There’s one in every organization. A person who believes that things should be done a certain way because they’ve always been done that way. Because that person knows best, no matter what.
These traditionalists squash the non-conformists and exert their Alpha personalities (often sugar coated in “do-gooder-ness” and sweet smiles) to ensure that new ways of thinking, new ideas and new ways of being and living are kept out of organizations.
As a youth, the church I belonged to once dismissed an organist because he came out of the closet. It came as a surprise to no one that he was gay, though some where surprised that he made the decision not to hide it any longer.
The organist had been a lifelong member of the parish, since his baptism. He was well-known, well-liked and brought the services alive with his music. But when he came out of the closest, the priest decided he had to go. And so, he was fired and hastily replaced in time for the next service.
The congregation asked questions. The priest stood firm. The sinner, who in his eyes, refused to repent, had no place in his church.
The congregation rallied and went above the priest who dismissed the gifted musician, seeking audience with the Bishop. There were quiet threats made about going to the media.
The result? The priest was required by his superiors to re-instate the organist. The congregation was relieved and happy to have their favorite musician back. The priest was left seething that this authority had been questioned and his decision was overthrown. He never admitted that his original decision to throw out the musician was wrong. In his mind, he was the authority, he knew how things should be done and the entire congregation, as well as his superiors were in the wrong.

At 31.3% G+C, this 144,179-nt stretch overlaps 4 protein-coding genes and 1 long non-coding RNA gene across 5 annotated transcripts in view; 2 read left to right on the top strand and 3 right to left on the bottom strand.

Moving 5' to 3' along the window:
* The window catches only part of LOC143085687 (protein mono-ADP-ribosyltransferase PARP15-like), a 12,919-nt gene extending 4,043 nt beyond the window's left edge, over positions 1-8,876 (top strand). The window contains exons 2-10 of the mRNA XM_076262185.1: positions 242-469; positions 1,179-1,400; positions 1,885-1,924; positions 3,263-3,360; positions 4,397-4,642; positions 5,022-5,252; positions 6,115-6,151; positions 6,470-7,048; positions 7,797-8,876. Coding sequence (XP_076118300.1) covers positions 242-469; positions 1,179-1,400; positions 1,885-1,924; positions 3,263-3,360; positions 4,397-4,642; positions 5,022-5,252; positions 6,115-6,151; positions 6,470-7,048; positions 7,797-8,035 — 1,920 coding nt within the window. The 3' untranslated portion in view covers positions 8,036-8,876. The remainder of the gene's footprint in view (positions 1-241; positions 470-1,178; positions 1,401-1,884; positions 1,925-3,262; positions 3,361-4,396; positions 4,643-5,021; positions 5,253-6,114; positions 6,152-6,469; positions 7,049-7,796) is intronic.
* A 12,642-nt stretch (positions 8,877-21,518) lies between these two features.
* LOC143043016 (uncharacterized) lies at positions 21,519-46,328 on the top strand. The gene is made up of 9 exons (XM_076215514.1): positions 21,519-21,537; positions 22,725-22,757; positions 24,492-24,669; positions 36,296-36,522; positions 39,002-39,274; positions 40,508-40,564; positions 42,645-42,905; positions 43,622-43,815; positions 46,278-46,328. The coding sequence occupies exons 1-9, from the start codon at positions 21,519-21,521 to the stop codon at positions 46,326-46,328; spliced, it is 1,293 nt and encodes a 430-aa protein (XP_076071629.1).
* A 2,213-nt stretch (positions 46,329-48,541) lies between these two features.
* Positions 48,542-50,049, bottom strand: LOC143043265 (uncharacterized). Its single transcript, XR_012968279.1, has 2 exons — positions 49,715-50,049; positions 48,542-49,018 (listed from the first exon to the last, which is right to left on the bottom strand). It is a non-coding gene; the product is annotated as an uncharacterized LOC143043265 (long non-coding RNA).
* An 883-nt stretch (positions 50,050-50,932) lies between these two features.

What does it take for the bad decision of an authoritative leader to be overturned? To be outnumbered from below and outranked from above. For these forces from above and below to stand together in their position that the situation must be scrutinized, reconsidered and ultimately, corrected. This combination happens less often than it could. It requires tremendous will, organization and persistence to fight the good fight.
People make decisions they feel are justified, even when those decisions are wrong.
Leaders make decisions based on what will benefit their followers the most, for both the short and long term. Who decides what counts as a benefit? Well, the leader of course. Sometimes that means putting aside one’s own personal opinions or beliefs to look at the bigger picture. Weighing possible outcomes of the decision isn’t a bad skill for a leader to have either.
Just because someone has experience or thinks they know the way, doesn’t necessarily make them a leader.
Without followers, an authority figure isn’t a leader, just a tyrant dressed in leader’s clothing.
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Sarah Elaine Eaton is a faculty member in the Werklund School of Education, University of Calgary, Canada.